[Updated Friday at 7:53 a.m. ET] The U.S. Defense Department released the names of U.S. military personnel killed in Saturday's downing of a helicopter in Afghanistan.
Thirty-eight people were killed in that attack, eight of them Afghan military personnel. It was the single largest loss of life for U.S. troops since the Afghan war began in late 2001.
Of the 30 Americans, 17 were Navy SEALs. Twenty-two of the dead were U.S. Navy personnel, the Pentagon said. Fifteen were SEALs belonging to the top-secret unit that conducted the raid that killed al Qaeda leader Osama bin Laden at a compound in Pakistan. Two others were SEALs assigned to a regular naval special operations unit.
Five were so-called conventional forces with particular specialties who regularly worked with the SEALs. The other eight U.S. troops killed were three Air Force forward air controllers and five Army helicopter crew members.
NATO said it killed the militants responsible for the attack. Taliban spokesman Zabiullah Mujahid rejected that, saying a NATO airstrike killed a separate group of insurgents.
A 10-year-old model's low-cut dress, stiletto heels, heavy makeup and sultry gaze in a Vogue Paris fashion editorial has raised some eyebrows around the Web.
Lots of little girls dress up in their mothers' heels and dresses, but photos of Thylane Loubry Blondeau dolled up to look like a grown woman are, to some, just too convincing. "Creepy" and "weird" are among the more common words used in the headlines that have cropped up regarding the fashion editorial.
The photos actually ran months ago, in Vogue Paris' December/January issue, and they received some criticism at the time. But the images of Blondeau - the daughter of a fashion designer and a former soccer player - have recently ignited the blogosphere in a debate about what is and isn't appropriate treatment for child stars, though it's unclear why the photos are just now receiving so much media attention.
The Los Angeles Times addressed the photos in an article Friday headlined, "10-year-old Vogue model: Pretty or pretty weird?" The New York Daily News wrote Thursday, "Thylane Loubry Blondeau photos: 10-year-old model's sultry Vogue spread sparks controversy," and the International Business Times dubbed the images a "sexualized photo spread."
The lava-filled crater in Hawaii's Kilauea volcano collapsed more than 250 feet Wednesday, according to the Hawaii Volcano Observatory.
The Puu Oo crater, which holds a lake of lava inside the cone at Kilauea's summit, last collapsed in March. Wednesday's collapse created a lava flow that split into two directions and closed a portion of Hawaii Volcanoes National Park. It did not affect any areas outside the park's boundaries.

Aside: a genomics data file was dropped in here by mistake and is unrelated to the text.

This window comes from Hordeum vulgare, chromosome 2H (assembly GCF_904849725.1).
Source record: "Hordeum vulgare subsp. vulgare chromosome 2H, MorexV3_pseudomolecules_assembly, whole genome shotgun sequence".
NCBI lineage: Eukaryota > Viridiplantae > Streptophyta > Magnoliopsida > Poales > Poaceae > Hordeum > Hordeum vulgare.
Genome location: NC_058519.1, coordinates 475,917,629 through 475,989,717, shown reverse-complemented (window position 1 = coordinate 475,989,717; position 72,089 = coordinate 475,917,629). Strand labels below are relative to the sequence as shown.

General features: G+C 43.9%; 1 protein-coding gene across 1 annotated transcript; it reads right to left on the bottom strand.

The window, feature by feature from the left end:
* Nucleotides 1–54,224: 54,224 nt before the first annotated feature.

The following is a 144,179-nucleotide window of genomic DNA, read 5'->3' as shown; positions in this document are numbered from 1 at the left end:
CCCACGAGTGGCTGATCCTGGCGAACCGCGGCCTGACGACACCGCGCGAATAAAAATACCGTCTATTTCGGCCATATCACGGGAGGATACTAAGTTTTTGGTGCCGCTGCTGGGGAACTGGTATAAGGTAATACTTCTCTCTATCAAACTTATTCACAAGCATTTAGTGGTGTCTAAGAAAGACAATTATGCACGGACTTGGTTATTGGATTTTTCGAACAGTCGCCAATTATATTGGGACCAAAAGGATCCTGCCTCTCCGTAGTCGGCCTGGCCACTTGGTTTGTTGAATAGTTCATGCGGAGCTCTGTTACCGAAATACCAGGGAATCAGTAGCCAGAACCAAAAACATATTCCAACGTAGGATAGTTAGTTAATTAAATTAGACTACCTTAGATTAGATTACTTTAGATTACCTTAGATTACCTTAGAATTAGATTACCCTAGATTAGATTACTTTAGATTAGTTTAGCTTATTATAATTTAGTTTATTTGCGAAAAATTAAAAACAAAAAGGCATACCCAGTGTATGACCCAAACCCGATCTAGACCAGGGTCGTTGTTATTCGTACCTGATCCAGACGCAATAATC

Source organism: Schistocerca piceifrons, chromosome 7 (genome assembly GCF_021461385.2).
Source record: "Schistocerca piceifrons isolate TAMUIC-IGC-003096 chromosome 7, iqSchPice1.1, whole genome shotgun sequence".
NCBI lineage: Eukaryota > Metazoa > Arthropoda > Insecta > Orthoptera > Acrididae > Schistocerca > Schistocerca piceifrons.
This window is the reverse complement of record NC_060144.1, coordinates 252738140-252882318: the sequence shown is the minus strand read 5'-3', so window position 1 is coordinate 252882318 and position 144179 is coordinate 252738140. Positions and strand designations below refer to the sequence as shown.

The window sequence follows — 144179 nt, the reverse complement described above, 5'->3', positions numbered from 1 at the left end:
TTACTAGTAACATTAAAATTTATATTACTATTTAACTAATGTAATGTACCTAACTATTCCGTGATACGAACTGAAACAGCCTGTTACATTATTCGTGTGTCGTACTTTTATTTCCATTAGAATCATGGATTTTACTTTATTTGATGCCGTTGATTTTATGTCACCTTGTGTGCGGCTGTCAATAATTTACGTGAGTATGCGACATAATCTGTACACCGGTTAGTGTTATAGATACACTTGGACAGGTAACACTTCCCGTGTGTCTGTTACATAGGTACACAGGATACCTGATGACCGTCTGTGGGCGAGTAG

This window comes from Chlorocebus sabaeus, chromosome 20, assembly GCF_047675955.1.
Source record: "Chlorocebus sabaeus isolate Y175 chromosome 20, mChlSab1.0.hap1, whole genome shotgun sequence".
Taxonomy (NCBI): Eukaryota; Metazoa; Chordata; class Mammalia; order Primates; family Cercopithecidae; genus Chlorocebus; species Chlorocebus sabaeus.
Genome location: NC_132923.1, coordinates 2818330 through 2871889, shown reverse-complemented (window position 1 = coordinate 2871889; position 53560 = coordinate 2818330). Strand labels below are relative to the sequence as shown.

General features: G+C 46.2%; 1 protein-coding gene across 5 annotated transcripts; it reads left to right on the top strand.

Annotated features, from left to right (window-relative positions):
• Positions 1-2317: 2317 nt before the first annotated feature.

According to an update from the Hawaii Volcano Observatory on Thursday night, "The crater rim remained extremely unstable, with continued collapses along the crater walls sending blocks of rock onto the crater floor."
Kilauea has been erupting continually since 1983. Hawaii's volcanoes erupt effusively, meaning runny lava bubbles up and flows out, as opposed to building up pressure and exploding violently.
A marine conservation center in Florida has repaired an injured sea turtle's shell with materials used in human orthodontia and released it back into the ocean Wednesday.
Beachgoers in Juno Beach, Florida, discovered a green sea turtle on Father's Day of 2010. "Andre" was floating close to shore with two gaping injuries from boat propellers in his shell. One wound exposed his spinal cord while the other had filled with three pounds of sand and was badly infected, said Melissa Ranly, hospital coordinator at Loggerhead Marinelife Center. Ranly said she "got in the turtle ambulance" to bring Andre in to the center.
Despite the severity of his injuries, which also included a collapsed lung, Andre was not acting like an animal that was ready to die, Ranly said.
"Even from the time we got him in the sling and in the ambulance that day, we saw that he had a kind of energy to him that we didn't expect," Ranly said. "We just noted that this turtle was strong. Even though he had these really severe wounds, he just had this life about him and was in it for the long haul."
Andre's unusual tenacity called for some unusual veterinary care, Ranly said. The center borrowed a negative pressure wound vacuum to clean out the newer, sand-filled injury and re-inflate Andre's lung. Once the injuries inside the shell were healed, the veterinary team sought to fix the damage to the shell. They contacted an orthodontist, who used palate expanders to position Andre's shell so that it would heal.
As Andre regained his strength over the past year, he attracted a large following of fans who would monitor his progress in person or via a webcam, Ranly said. Many of Andre's supporters went to see him released into the Atlantic Ocean on Wednesday.
"Because he had so many obstacles to overcome, I think people really embraced the story," Ranly said.
Ranly said injuries like Andre's are relatively common in South Florida, where there is heavy boat traffic. The way to avoid them, she said, is to operate boats at a slow enough speed that turtles surfacing for air will have time to dive out of the boat's way.
Dallas has seen a solid month of triple-digit temperatures, and 15 states are under National Weather Service heat advisories. To put those figures into some historical and scientific context, here's a round of hot-weather factoids. If you're in one of those 15 sweltering states, please drink a glass of water while you read them.
Parents and students of incoming freshman at the University of Michigan expressed concern this week in the wake of a series of sexual assaults near campus.
Six women were attacked within 11 days starting on July 15, said Lt. Angella Abrams of the Ann Arbor Police Department. In each incident, victims gave similar descriptions of their assailant, which yielded two composites.
In one incident on July 15, a woman reported that a man between 20 and 30 years old grabbed her as she spoke on her cell phone. The attacker - who she said had short, dark hair and olive skin - tried to drag her away, Ann Arbor police said. In another incident three days later, the victim said she was walking between two buildings on the edge of campus when a white man - about 20 years old and with dark hair and eyes - sexually assaulted her.